New film highlights child poverty in Leeds

Four years ago, Jason Lumsden put together the beginnings of a film script aimed at shining a light on Leeds' reliance on food books to feed the city's poorest children.

By Tony Gardner
Friday, 27th December 2019, 6:00 am

The project is about to reach our screens at a time when more emergency food parcels than ever are being handed out to people in crisis than ever before.

Jason, a former boxer-turned writer, is putting the finishing touches to his second film Kids At Rock Bottom in time for release in early Spring.

It promises to be a heart-warming tale about three kids struggling to survive in Leeds and trying to support their parents in the midst of poverty.

Sign up to our daily newsletter

Jason Lumsden's latest film, Kidz At Rock Bottom, highlights the the issue of child pverty and the use of food banks in Leeds

The story is seen through the eyes of a radical school headteacher who has the notion of putting kids on work experience to grow their own food and educate them through his pupil referral unit.

The film is set entirely in Leeds with many familiar locations across the city providing the backdrop to the production.

Filming began as long ago as 2015 and the script and characters have evolved with the changing social and political landscape.

According to the latest figures by the Trussell Trust, the charity's food bank network provided 823,145 food parcels to people in crisis in the UK between April and March 2019 - a 23 per cent rise on the same period in 2018.

Katie Germaine and Ajay Megson play leading roles in new film Kidz At Rock Bottom.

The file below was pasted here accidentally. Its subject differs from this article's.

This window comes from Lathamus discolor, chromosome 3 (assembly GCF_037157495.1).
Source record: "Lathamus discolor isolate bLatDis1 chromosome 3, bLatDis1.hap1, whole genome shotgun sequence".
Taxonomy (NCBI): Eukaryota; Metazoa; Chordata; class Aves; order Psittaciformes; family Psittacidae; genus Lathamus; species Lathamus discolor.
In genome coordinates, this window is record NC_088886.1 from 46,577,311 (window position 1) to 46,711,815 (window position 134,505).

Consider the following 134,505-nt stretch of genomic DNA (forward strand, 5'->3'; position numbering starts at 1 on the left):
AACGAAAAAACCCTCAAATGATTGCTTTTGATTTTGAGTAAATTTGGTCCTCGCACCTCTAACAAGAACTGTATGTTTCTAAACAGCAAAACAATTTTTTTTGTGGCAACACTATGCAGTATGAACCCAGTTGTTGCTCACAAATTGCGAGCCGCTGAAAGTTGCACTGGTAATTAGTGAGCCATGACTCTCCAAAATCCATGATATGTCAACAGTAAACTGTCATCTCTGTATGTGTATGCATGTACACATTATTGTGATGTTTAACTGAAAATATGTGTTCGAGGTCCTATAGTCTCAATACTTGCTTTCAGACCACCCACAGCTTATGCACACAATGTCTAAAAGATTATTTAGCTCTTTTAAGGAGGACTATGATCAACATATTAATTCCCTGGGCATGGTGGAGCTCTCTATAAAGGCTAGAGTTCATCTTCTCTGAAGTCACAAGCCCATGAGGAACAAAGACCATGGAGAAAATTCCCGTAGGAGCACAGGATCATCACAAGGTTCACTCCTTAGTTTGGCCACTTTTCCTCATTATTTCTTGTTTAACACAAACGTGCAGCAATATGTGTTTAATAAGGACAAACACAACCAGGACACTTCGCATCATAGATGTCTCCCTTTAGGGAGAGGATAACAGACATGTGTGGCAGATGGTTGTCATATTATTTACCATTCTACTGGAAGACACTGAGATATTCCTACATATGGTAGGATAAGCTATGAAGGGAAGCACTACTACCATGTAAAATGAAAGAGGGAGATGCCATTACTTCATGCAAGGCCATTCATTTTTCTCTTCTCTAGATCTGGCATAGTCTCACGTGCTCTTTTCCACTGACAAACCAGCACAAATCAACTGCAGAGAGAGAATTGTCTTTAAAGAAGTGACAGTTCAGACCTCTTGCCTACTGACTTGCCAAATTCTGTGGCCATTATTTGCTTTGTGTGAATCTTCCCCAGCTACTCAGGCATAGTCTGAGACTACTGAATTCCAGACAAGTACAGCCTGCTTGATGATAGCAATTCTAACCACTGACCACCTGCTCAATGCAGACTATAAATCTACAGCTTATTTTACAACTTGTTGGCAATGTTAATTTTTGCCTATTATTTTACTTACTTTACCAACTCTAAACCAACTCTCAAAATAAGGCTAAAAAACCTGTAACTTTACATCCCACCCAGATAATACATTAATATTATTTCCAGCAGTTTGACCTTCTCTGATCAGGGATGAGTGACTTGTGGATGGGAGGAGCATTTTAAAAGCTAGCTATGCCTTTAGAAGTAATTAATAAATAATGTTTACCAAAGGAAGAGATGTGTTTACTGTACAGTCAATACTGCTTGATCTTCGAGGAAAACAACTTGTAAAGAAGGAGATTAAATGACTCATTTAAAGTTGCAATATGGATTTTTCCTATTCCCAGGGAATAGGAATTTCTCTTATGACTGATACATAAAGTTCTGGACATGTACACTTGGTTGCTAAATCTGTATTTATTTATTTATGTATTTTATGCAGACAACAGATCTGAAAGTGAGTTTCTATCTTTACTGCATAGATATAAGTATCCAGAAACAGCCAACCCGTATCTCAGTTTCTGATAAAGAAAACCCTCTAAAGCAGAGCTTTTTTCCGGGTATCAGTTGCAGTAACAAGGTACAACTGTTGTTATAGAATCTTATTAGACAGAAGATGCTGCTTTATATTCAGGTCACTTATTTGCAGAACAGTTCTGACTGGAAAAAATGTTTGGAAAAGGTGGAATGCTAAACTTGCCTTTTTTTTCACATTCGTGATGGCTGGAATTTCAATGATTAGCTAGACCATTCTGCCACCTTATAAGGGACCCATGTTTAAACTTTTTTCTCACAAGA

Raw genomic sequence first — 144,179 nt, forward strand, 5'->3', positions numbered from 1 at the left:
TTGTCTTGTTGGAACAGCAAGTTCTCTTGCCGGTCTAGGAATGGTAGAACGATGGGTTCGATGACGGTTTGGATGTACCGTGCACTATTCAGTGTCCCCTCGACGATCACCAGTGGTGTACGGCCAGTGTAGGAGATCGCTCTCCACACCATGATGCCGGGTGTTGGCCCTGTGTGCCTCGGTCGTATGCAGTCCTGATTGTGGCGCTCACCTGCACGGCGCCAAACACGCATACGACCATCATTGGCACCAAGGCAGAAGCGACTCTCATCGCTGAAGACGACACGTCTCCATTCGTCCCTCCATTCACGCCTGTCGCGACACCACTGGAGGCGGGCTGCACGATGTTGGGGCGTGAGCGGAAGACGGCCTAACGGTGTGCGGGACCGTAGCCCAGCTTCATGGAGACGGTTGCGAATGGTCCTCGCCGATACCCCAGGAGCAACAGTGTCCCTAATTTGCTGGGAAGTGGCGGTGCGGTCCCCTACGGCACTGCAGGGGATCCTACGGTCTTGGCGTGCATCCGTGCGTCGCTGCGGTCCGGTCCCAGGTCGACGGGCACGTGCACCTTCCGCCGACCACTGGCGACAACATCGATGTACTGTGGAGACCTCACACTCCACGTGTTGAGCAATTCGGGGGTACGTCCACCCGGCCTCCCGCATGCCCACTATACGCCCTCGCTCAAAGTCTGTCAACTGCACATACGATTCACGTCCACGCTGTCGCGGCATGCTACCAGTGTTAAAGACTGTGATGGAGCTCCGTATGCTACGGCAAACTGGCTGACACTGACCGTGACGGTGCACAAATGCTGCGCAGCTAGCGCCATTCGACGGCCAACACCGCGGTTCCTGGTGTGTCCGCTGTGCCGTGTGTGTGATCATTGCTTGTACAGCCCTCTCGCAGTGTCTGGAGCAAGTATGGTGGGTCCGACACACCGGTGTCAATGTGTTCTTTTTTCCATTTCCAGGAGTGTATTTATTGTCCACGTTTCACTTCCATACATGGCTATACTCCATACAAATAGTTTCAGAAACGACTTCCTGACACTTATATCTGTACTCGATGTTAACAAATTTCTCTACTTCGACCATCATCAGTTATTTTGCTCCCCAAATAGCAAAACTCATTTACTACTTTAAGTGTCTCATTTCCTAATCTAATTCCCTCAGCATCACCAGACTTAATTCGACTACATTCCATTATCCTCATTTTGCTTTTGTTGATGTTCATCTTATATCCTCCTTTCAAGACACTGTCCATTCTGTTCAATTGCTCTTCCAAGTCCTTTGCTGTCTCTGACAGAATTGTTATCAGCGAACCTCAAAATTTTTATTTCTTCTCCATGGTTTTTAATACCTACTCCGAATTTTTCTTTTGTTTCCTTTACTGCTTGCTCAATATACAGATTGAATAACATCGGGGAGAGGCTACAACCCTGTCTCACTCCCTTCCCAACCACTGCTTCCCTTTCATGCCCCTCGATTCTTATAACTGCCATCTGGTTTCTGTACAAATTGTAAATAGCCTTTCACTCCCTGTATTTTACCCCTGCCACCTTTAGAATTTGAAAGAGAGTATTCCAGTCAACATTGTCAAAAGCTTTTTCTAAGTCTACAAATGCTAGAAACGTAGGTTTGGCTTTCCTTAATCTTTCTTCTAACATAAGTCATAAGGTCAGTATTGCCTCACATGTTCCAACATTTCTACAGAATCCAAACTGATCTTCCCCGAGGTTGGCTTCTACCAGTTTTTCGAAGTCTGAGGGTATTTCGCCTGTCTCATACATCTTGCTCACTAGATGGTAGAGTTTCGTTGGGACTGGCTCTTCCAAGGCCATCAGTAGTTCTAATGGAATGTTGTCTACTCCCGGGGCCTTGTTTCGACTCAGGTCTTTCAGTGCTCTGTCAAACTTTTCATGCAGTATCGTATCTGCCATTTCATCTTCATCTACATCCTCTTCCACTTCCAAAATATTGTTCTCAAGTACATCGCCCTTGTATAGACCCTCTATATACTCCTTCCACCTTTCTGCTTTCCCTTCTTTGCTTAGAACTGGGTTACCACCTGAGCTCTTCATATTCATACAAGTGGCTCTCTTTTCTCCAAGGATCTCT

Some 47,722 were given to people in the Yorkshire and Humber period.

Jason, 48, from Rodley, is a former director of ACHE - Action For Children Who Need Help in Education.

He says his frustration with the way local government departments tackle issues of child poverty and their attitudes the most vulnerable youngsters gave him the inspiration for the storyline.

He said: "I ran the business for ten years and have seen kids literally sleeping on the streets of Leeds.

Cast members on the set of Kidz At Rock Bottom.

"The system had let them down badly.

"Mainly for financial reasons, the kids who are at the bottom suffer the most. They get left out. They get left behind."

The amateur cast is made up of youngsters from Hunslet Club, Red Ladder Theatre Company, Burmantofts Boxing Club and Farsley Film Academy.

The film's head teacher, David Hartill, will be a familiar face to many Leeds United fans, whose day job is an official tour guide at the Elland Road club.

Film is expected to be released next year.

Former Grumbleweeds star Robin Colvill stars as the school gardener and handyman.

Leading roles are played by Katie Germane and Ajay Megson.

Jason said: "We are coming to the end of a very long project but I'm really pleased with how it has turned out.

"Katie Germane and Ajay Megson have been amazing to work with both in front and behind the camera.

"They have held the whole thing together brilliantly

"It's been nice to see the young actors develop over time and great to see so many people in the community get involved and make it work.

Lead actors Katie Germaine and Ajay Megson

"It's been a lot of hard work on a very tight budget but it's amazing what can be achieved when people are determined and dedicated to achieving a goal."

Jason's first film, Boy Called Bremner, was premiered at Vue Cinema earlier this year

The plot follows the life of 17-year-old Bremner in his desperate bid to impress his Leeds-United obsessed father by making a better life for his baby daughter.

The film is available on Amazon Prime.

Jason is currently in discussions with Amazon and Netfilx with a view to the release of Kidz At Rock Bottom in four half-hour episodes in March or April.

"It feels like Garforth FC trying to get into the FA Cup final sometimes.

"The Bremner film made it on to Amazon Prime and it has been viewed in countries all across the world.

"It's nice to see a little bit of Leeds being exported across the globe."